Wimbledon lies at the heart of tennis, and it is a heart, surely, most lively. The most fascinating clashes have occurred here, and not without reason—history has more often than not been on the line.
In both the history of men’s and women’s history we have witnessed, both over the years and in recent years, the greatest clashes of will and power, and willpower altogether.
These are the top 20 matches in All-England Club history.
It is a distant memory now, and accessible only in the deeper recesses of tennis historical archives, but Pancho Gonzalez’s unlikely victory over Charlies Pasarell in 1969 must come down as one of the greatest wins of the former’s career. Gonzalez, a player whom Bud Collins had once said he would choose to play for his life, was down two sets to love, had to come back a second day after poor light interrupted the match, and then stage an epic comeback, saving strings of match points (seven in all), in the fifth. He was 41, and Pasarell was 26. Age, however, meant nothing that day—willpower and survival instincts meant it all.
There have been few truly great finals in the history of women’s Wimbledon, but the 1970 final, at least, featured two of the greatest players ever to play this sport, Margaret Court and Billy Jean King. It was a riveting and terribly exhausting match, likely two of the more gruelling and long-winded sets ever played. It was Court who won the first set, and it was Court who finally managed to win the match, leading two sets to love, in an age without the tiebreak, 14-12, 11-9.
Bjorn Borg faced off against a good friend in Vitas Gerulaitis in the 1977 semifinals and produced that sort of match between two players who know each other’s games inside out. Borg was tested to the limit and saved a match point in the fifth only off a Gerulaitis missed slice down the line. The champion survived the test in the end, nonetheless, 6-4, 3-6, 6-3, 3-6, 8-6.
In the final in 1977, Borg, having survived Gerulaitis in the semifinals, faced another stern test in Jimmy Connors. The American played one of his finest finals to come within an inch of victory. Borg dominated the second and third sets and had the chance for an untouchable 5-0 lead in the fifth. Connors held and fought back to 4-4, however, at which point an untimely double fault turned the tide of the match in favour of the champion, and Borg triumphed at Wimbledon once again, 3-6, 6-2, 6-1, 5-7, 6-4.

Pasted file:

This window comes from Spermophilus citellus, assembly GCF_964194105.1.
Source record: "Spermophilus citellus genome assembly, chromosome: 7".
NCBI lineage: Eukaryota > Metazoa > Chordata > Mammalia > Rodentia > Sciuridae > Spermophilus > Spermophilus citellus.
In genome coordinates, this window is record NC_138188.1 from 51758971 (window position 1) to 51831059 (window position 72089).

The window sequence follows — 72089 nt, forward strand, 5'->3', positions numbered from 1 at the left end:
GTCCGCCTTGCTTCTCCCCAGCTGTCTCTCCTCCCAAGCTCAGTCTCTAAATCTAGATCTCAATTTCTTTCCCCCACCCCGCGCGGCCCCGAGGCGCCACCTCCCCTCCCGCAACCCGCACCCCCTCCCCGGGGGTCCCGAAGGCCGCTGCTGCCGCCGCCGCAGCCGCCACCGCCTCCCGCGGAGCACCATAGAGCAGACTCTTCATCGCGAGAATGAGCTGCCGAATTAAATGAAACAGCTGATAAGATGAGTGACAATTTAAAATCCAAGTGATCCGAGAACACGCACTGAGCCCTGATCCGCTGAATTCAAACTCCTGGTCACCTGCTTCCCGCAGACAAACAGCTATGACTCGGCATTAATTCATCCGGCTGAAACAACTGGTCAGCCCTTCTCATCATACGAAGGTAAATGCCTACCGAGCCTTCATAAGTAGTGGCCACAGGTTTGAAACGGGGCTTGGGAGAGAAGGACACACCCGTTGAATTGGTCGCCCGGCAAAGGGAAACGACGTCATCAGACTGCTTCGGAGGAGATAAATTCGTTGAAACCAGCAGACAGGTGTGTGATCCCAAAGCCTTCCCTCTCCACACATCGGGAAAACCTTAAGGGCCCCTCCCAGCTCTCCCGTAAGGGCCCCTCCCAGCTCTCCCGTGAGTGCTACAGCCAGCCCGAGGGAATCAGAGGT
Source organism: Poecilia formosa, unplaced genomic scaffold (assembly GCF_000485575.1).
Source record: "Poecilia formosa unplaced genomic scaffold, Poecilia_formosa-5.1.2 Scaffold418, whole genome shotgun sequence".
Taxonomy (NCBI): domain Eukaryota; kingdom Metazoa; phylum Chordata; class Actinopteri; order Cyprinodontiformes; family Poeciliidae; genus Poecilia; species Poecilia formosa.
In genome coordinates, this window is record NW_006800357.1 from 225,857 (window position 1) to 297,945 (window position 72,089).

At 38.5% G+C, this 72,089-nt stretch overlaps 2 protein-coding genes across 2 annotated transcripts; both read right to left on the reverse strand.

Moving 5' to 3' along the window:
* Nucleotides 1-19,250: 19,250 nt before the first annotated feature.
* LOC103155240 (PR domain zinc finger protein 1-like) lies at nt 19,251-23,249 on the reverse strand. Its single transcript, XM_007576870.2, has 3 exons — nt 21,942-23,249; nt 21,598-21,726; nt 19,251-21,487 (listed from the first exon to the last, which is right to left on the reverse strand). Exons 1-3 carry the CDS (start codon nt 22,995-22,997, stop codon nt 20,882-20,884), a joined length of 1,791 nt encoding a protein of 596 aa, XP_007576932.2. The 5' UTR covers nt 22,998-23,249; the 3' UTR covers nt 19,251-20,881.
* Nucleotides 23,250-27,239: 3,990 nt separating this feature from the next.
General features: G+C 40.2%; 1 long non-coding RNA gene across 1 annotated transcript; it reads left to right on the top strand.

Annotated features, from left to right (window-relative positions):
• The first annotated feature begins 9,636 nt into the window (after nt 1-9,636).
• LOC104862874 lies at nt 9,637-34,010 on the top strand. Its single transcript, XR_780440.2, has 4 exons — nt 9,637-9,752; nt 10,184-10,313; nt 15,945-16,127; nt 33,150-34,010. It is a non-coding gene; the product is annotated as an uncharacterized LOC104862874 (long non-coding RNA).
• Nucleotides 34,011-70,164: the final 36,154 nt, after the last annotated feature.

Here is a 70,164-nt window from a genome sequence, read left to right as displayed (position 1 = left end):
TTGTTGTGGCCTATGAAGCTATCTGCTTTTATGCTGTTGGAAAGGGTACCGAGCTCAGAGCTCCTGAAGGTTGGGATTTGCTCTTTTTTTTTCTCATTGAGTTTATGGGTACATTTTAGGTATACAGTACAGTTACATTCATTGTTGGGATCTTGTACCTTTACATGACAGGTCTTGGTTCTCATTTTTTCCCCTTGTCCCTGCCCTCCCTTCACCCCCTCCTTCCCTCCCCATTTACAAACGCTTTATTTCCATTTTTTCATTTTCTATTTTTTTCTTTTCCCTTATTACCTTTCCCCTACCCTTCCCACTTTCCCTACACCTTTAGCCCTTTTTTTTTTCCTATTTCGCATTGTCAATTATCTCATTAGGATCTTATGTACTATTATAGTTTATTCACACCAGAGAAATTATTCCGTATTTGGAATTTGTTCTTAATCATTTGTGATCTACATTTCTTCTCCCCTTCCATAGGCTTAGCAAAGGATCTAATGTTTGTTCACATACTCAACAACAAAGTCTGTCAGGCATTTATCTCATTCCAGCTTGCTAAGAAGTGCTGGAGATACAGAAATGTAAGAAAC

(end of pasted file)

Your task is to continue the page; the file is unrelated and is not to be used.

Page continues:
There are tennis titans in every generation, but only few occasions when they get to meet in a match that means so much. Bjorn Borg’s epic encounter with John McEnroe in the 1980 final was everything everyone had been waiting for—a legitimate grass-court specialist up against the four-time defending champion. It had everything—drama, shotmaking, a fine match-up in contrasting styles and those rare and unique moments when history collides with the present. Borg was the stronger mentally in the end, triumphing over his American challenger, 1-6, 7-5, 6-3, 6-7, 8-6.
Jimmy Connors only ever won Wimbledon twice in his career, but won his second ever title in one of his most impressive comebacks. He was down two sets to one against the defending champion, John McEnroe, but fought back to level the match in winning the fourth set tiebreak. It was Connors at his warrior best in a match which featured the best things of the two left-handers. He finally managed to win, 3-6, 6-3, 6-7, 7-6, 6-4.
Jimmy Connors was tennis’ greatest warrior, and Wimbledon offered him his greatest chance ever to showcase his undying will to win when he came up against Mikael Pernfors, 10 years his junior at 24. Down two sets to love, and 1-4, Connors looked all but out of it, then the comeback began. He won the third set, scrambled back from a break in the fourth and ultimately clinched a most unlikely victory, 1-6, 1-6, 7-5, 6-4, 6-2.
If ever there were a changing of the guard moment in women’s tennis in the 1980s, it would have been the 1988 Wimbledon final. Martina Navratilova, 31, faced off against the youthful 19-year-olf Steffi Graf, the new queen of women’s tennis. Many believed Navratilova would stay the course at Wimbledon, however, where she was the eight time champion, but Graf was just too strong, thumping forehands all over the place. In the end, it was too easy for the German, who won 5-7, 6-2, 6-1.
In one of Steffi Graf’s most difficult of grand slam finals, she found herself down 1-4, and a double break, in the third set against Jana Novotna. Things looked grim, but Graf remained calm and benefited from the self-implosion of Novotna, who remarkably failed to win a game from that point. It was Graf at her resilient, champion best, 7-6, 1-6, 6-4.